Every time I engage with a new security client, I always ask, “Who do you want to reach?”

Inevitably, I get the obvious answer, “We want to reach CISOs and CSOs.”

To which I respond, “Join the club.”

Of course security vendors want to reach CISOs and CSOs. They control budget. They make the final decisions.

During the eight years I have covered the security industry, I have interviewed countless CISOs and have worked for many security vendors. From my vantage point, the CISO/security vendor relationship is a multi-faceted combination of delight and frustration for all involved parties. To better explain this thinking and try to understand what’s going on, I’m dedicating this multi-part series to the examination of the different aspects of the CISO/security vendor relationship.
Let’s begin.

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Should security vendors use the same fear tactic on a CISO that they use to scare my mom?

One of the most common and effective security sales ploys is to use a recent crisis to sell your product:

Do you want the Company X security breach to happen to you? Company X didn’t have our security product which could have prevented the breach from happening.

For non-security-minded folks like my mom, this technique works perfectly. Unless a security story makes it into mainstream media, my mom won’t read any security news. All you have to do is tell her about the threat, ask her if she wants it to happen to her, and that will probably be enough to scare her into buying your security product.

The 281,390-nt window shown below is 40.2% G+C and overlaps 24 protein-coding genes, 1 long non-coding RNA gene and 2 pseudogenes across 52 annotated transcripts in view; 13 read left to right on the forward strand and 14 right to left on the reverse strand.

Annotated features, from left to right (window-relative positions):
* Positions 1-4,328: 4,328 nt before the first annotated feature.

But should this technique be used for all your sales targets? Given that CISOs and CSOs live with security concerns every waking moment, they’re probably not as susceptible to such pedantic content marketing and sales practices.

Mike Johnson, CISO at Lyft, expressed his great displeasure with this technique: “I cannot believe I have to say this: vendors, do /not/ reach out to me using the latest breach as a pretense. This is the absolute quickest way to make it onto my ‘do not do business with’ list. This is as true now as it will be with the next breach, and the next. You have been warned.” (From LinkedIn)

Johnson may be annoyed, but he begrudgingly knows this sales technique works. He tries to rally the troops to stop it.

Much like spammers, they keep doing it because they are successful every now and then. Do not respond to the ambulance chasers.

While Johnson offers a very enlightened response, it’s hard, even for the most seasoned professionals, not to look at the accident on the side of the road and fear you could be the next one.

I can’t imagine any CISO admitting to falling for such an obvious ruse, but each breach renews and emboldens the CISO concern that they’re simply not doing enough. And those concerns bubble up to all C-level employees. There’s always something more that they can do.

“For me, scare tactics are a big negative, and often such messages end up in the trash. FUD (fear, uncertainty, and doubt) is a move of desperation and generally represents a lack of imagination,” said Peter H. Gregory (@peterhgregory), executive director – CISO advisory services, Optiv, “Instead of selling on fear, how about selling on business benefits?”

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